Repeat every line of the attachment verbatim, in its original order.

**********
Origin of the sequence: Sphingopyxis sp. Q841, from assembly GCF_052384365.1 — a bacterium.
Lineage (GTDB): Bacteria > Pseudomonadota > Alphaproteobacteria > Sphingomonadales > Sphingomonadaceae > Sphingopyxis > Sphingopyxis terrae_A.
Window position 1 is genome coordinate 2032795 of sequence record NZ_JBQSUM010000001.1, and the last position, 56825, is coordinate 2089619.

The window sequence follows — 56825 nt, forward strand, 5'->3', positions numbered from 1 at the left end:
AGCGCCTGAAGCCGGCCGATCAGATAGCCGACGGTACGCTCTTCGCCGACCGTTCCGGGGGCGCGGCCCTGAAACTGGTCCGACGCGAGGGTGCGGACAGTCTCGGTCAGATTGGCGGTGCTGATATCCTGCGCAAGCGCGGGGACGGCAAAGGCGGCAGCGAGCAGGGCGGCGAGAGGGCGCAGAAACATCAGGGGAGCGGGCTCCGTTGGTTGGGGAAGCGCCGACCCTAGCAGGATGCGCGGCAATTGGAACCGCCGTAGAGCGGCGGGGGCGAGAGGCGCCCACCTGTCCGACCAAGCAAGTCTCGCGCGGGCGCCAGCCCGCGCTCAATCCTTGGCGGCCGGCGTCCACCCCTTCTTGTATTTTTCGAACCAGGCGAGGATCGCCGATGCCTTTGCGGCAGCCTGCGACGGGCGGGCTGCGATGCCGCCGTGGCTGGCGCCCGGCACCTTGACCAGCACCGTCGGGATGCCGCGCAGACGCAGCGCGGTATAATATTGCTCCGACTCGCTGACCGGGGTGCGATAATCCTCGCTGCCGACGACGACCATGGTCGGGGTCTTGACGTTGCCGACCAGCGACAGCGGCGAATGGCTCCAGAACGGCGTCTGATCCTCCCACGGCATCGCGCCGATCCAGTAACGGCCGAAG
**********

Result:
Origin of the sequence: Sphingopyxis sp. Q841, from assembly GCF_052384365.1 — a bacterium.
Lineage (GTDB): Bacteria > Pseudomonadota > Alphaproteobacteria > Sphingomonadales > Sphingomonadaceae > Sphingopyxis > Sphingopyxis terrae_A.
Window position 1 is genome coordinate 2032795 of sequence record NZ_JBQSUM010000001.1, and the last position, 56825, is coordinate 2089619.

The window sequence follows — 56825 nt, forward strand, 5'->3', positions numbered from 1 at the left end:
AGCGCCTGAAGCCGGCCGATCAGATAGCCGACGGTACGCTCTTCGCCGACCGTTCCGGGGGCGCGGCCCTGAAACTGGTCCGACGCGAGGGTGCGGACAGTCTCGGTCAGATTGGCGGTGCTGATATCCTGCGCAAGCGCGGGGACGGCAAAGGCGGCAGCGAGCAGGGCGGCGAGAGGGCGCAGAAACATCAGGGGAGCGGGCTCCGTTGGTTGGGGAAGCGCCGACCCTAGCAGGATGCGCGGCAATTGGAACCGCCGTAGAGCGGCGGGGGCGAGAGGCGCCCACCTGTCCGACCAAGCAAGTCTCGCGCGGGCGCCAGCCCGCGCTCAATCCTTGGCGGCCGGCGTCCACCCCTTCTTGTATTTTTCGAACCAGGCGAGGATCGCCGATGCCTTTGCGGCAGCCTGCGACGGGCGGGCTGCGATGCCGCCGTGGCTGGCGCCCGGCACCTTGACCAGCACCGTCGGGATGCCGCGCAGACGCAGCGCGGTATAATATTGCTCCGACTCGCTGACCGGGGTGCGATAATCCTCGCTGCCGACGACGACCATGGTCGGGGTCTTGACGTTGCCGACCAGCGACAGCGGCGAATGGCTCCAGAACGGCGTCTGATCCTCCCACGGCATCGCGCCGATCCAGTAACGGCCGAAG